DIY Shirred back – Kim/Anna dress

As a huge fan of By Hand London and proud owner of 25+ Flora dresses and at least 8 Anna dresses, it may surprise you to know that I’ve only ever made one Kim dress. I love the square neckline but honestly on my first one I didn’t get the fit quite right and I haven’t revisited it since.

So this time I started afresh and I made a size 8 but cut the princess seams along the size 6. This is a bit of a lazy small bust adjustment but it works for me with any sleeveless By Hand London patterns. I also added 1cm to the neckline all the way around (straps included). The fabric I used for this dress was a gift from Rainbow Fabrics with no obligation to post, it’s a lovely drapey viscose.

For this dress I envisaged it with a shirred back and the skirt from the By Hand London Anna. It has a bit of a Rachel-from-Friends vibe I think and it’s a style I remember my mum wearing a lot when I was young.

So to cut out, I cut all my regular pieces except the back bodice pieces. Instead of the back bodice I was using a panel of shirring. My shirring panel was 1.5x the measurement of the back bodice pieces and I added 1cm to the top so I could hem the top edge. My piece measured 25cm by 22cm but it would be different depending on the size you are making.

The other change I made when cutting was to cut the skirt centre back pieces as one piece on the fold. This is because I was adding a side zip instead of a back zip (as the back panel was going to be shirred).

I started with the shirred panel first, finishing the top seam with a rolled hem foot (or you could just fold it over twice and hem). I then sewed lines of shirring until about 1inch from the bottom. For the shirring, there are lots of good tutorials out there so I will keep it brief, but I set my stitch length to 3.5, tension on 4 and wound the bobbin by hand. Another tip that really speeds it up is every row you shirr just turn around at the end and sew the next line without cutting the threads. I found this worked well both to speed it up and also waste less thread.

I sewed up the bodice according to the instructions until it came to sewing up the side seams. At this stage, my bodice had no back pieces and I was attaching the shirring instead. To do that, I sandwiched the shirred piece of fabric facing in, right sides together with my bodice. I then placed the lining right side to wrong side of the shirring so it was sandwiched in between. I then sewed up 1.5cm from the edge and I repeated this on the other side of the bodice until the back piece was complete.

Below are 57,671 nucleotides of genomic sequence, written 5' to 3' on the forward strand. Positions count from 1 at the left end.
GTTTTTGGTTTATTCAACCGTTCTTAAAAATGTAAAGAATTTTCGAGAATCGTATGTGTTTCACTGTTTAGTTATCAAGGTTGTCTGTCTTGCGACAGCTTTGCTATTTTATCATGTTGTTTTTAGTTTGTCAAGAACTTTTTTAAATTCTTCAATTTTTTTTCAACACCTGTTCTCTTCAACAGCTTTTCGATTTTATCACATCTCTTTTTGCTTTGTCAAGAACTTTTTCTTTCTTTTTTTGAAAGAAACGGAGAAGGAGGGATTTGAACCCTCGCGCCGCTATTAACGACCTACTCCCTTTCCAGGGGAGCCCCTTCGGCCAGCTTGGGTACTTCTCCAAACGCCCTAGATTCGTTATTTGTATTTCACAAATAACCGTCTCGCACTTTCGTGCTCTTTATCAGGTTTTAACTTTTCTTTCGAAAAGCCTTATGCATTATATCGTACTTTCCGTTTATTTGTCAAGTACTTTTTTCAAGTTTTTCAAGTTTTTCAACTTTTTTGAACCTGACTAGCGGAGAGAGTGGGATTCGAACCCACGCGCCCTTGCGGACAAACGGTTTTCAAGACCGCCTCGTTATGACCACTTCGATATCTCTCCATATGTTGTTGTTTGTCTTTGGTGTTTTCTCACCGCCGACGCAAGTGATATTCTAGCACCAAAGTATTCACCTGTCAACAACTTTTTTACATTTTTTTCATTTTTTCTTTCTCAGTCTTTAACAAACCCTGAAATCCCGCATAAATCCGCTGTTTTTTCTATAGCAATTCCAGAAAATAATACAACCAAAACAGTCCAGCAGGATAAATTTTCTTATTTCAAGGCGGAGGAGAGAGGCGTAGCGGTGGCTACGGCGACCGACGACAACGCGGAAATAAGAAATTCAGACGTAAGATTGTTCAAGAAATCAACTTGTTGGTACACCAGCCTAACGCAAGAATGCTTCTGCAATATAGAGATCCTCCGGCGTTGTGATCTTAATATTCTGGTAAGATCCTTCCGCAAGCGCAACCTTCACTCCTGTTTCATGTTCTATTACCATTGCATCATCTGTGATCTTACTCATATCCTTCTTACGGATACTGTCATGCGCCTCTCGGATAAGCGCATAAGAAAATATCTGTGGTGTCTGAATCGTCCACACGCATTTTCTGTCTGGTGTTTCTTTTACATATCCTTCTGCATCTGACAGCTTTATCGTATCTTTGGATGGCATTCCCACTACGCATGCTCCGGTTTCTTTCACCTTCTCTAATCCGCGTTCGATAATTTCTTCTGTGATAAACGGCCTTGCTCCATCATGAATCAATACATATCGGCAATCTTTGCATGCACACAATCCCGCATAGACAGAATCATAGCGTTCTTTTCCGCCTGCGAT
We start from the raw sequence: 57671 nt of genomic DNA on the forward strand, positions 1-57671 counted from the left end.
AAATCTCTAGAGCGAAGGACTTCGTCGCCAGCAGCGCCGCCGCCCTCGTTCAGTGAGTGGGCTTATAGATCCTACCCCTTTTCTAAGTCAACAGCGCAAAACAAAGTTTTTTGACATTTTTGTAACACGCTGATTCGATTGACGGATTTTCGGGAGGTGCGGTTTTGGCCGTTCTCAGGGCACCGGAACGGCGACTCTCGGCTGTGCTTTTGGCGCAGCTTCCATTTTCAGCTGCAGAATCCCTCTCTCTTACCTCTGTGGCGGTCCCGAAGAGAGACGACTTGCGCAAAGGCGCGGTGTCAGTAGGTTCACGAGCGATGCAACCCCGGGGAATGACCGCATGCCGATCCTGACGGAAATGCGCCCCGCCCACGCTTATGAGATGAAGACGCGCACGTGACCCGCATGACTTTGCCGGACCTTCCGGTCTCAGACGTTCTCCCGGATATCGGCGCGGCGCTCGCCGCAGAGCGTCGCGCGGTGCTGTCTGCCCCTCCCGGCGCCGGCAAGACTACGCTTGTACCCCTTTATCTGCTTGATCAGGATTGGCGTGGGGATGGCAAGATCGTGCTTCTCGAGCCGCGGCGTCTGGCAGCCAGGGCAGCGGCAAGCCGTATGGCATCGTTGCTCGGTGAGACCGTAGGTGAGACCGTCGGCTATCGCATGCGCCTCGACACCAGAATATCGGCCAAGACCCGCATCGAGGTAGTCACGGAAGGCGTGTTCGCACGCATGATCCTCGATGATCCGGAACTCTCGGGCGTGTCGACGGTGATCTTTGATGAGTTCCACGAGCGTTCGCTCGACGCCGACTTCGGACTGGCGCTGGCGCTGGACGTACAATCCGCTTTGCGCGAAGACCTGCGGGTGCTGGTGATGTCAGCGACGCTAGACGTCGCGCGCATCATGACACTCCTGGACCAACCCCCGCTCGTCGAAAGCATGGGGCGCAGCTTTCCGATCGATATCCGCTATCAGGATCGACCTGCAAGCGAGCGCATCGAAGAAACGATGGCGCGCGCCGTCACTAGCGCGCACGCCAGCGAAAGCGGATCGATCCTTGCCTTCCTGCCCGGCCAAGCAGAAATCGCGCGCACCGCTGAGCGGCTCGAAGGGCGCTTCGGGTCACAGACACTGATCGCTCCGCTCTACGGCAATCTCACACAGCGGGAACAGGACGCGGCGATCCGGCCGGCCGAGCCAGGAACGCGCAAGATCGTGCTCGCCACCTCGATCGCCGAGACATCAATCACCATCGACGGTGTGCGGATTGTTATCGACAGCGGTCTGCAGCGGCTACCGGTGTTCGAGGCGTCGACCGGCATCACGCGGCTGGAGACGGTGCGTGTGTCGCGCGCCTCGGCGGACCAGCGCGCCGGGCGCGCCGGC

Below you can see that I’ve pinned the right sides of the bodice and shirring together. You can baste it at this stage and then fold the lining piece over the top so it’s right sides together with the wrong side of the shirring. The top hem of the shirring should meet the seam where your lining meets your outer bodice and be sandwiched between them.

After sewing both sides of the shirring to the bodice, I then sewed up one side seam of the bodice keeping the other one open for the zip.

As for the skirt, I didn’t make any adjustments. I find the Kim and Anna patterns fit pretty perfectly without adjustments. When it came to attaching the shirred panel to the skirt, I sewed below the line of shirring so the fabric on the shirred panel gathered slightly but the skirt panel didn’t, so then when it’s worn the skirt will sit flat and the shirring will be able to stretch.

I then inserted the zip and finished the hem. One thing I should have done differently is overlocked the bottom of the bodice before attaching the shirring. Because I did that step after, I ended up having to overlock both the lining and outer fabric together which means the finish isn’t as perfect on the inside as it could be, but I’m really happy with the outside.

As for the Kim pattern, I think I may have to make more as I do love that square neckline. Next time I would bring the straps in further as although I love the shape of it, it’s not possible to wear a bra with it.

I really love the shirred panel and will definitely think about how to incorporate that into other dresses. I love the idea of a Flora with a shirred back so that may be next.

2 thoughts on “DIY Shirred back – Kim/Anna dress

  1. Love this! I just did something similar with the StitchWitch Tudor Blouse, and I love how it turned out. SO comfortable. You were smart to roll and finish the hem before shirring. I waited till after, and it was so gathered that I needed to do it by hand.

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